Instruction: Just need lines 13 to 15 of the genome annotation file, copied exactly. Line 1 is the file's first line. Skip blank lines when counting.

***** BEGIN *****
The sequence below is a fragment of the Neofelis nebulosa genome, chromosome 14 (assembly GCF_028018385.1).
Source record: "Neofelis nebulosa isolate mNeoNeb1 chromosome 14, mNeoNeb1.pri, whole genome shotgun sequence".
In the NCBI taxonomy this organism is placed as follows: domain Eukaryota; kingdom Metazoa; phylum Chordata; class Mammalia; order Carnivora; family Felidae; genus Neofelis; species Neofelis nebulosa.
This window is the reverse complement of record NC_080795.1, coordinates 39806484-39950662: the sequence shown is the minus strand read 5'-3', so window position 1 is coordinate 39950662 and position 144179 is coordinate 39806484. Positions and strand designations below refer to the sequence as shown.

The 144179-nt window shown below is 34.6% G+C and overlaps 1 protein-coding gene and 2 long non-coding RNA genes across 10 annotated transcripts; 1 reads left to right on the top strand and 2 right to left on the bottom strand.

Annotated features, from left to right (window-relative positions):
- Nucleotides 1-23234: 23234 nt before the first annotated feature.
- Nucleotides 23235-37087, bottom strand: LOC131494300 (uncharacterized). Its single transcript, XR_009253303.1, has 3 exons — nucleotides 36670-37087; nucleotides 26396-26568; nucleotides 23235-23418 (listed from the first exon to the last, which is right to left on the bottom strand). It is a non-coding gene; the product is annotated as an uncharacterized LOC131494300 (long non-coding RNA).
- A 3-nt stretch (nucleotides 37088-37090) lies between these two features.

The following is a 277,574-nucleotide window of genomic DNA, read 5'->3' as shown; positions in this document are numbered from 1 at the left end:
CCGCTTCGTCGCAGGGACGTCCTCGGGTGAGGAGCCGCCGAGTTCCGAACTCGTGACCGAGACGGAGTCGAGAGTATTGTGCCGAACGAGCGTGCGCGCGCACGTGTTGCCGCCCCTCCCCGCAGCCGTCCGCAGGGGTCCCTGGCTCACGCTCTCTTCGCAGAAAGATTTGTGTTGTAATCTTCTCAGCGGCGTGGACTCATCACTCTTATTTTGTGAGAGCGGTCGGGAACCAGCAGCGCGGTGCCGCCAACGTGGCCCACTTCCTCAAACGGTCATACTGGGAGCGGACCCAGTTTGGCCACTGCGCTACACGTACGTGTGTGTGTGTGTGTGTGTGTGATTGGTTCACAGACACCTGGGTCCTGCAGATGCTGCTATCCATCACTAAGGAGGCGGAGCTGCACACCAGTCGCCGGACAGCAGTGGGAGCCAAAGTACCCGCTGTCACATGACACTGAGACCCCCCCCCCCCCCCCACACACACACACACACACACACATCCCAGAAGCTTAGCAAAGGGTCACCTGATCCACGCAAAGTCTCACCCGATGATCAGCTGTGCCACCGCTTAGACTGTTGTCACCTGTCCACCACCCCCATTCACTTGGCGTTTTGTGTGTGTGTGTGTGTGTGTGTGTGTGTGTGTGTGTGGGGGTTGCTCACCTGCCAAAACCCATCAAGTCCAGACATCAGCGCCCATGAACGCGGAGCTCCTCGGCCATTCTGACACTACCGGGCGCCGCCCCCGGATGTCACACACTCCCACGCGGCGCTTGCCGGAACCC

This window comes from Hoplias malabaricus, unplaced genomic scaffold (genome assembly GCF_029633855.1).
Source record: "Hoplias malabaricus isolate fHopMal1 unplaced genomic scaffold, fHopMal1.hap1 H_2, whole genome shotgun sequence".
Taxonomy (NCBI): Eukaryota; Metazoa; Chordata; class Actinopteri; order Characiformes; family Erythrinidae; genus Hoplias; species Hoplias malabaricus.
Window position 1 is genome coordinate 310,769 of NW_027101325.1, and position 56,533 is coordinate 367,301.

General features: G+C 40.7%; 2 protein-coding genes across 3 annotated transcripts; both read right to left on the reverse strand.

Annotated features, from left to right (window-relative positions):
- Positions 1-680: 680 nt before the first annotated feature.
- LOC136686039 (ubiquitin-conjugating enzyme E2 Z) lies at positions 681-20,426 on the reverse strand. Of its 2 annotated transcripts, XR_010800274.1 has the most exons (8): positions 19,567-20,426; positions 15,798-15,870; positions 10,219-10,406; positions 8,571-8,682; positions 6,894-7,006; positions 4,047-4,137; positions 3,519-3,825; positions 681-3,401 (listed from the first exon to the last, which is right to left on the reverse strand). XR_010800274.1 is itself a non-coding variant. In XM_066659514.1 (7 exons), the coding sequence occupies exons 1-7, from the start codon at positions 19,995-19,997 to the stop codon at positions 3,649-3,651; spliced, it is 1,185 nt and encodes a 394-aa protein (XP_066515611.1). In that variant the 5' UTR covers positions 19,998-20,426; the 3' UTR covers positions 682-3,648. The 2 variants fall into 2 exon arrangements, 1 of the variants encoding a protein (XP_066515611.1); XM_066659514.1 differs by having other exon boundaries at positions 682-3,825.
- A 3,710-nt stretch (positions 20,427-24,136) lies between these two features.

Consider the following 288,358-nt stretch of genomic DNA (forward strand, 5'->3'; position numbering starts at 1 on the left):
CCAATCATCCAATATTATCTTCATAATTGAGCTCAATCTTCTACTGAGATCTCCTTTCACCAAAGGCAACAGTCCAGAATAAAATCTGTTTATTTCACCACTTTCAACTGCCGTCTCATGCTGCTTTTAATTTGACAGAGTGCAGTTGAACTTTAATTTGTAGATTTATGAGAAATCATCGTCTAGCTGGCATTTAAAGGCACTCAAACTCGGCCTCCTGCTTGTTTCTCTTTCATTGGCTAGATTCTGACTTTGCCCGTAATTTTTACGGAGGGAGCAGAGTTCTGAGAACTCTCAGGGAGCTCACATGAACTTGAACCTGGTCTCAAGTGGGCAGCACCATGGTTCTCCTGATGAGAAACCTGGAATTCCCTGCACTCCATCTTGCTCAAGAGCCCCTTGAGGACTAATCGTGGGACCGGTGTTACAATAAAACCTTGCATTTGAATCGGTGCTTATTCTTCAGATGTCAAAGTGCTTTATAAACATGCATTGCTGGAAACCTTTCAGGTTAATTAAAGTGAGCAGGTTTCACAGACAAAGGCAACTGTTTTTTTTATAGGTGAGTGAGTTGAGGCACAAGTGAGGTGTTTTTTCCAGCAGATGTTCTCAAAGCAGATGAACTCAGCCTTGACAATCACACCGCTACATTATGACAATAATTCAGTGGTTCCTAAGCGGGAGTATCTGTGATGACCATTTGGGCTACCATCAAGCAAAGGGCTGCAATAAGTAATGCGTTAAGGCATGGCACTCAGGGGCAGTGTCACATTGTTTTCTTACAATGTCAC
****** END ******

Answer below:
Source record: "Hoplias malabaricus isolate fHopMal1 unplaced genomic scaffold, fHopMal1.hap1 H_2, whole genome shotgun sequence".
Taxonomy (NCBI): Eukaryota; Metazoa; Chordata; class Actinopteri; order Characiformes; family Erythrinidae; genus Hoplias; species Hoplias malabaricus.
Window position 1 is genome coordinate 310,769 of NW_027101325.1, and position 56,533 is coordinate 367,301.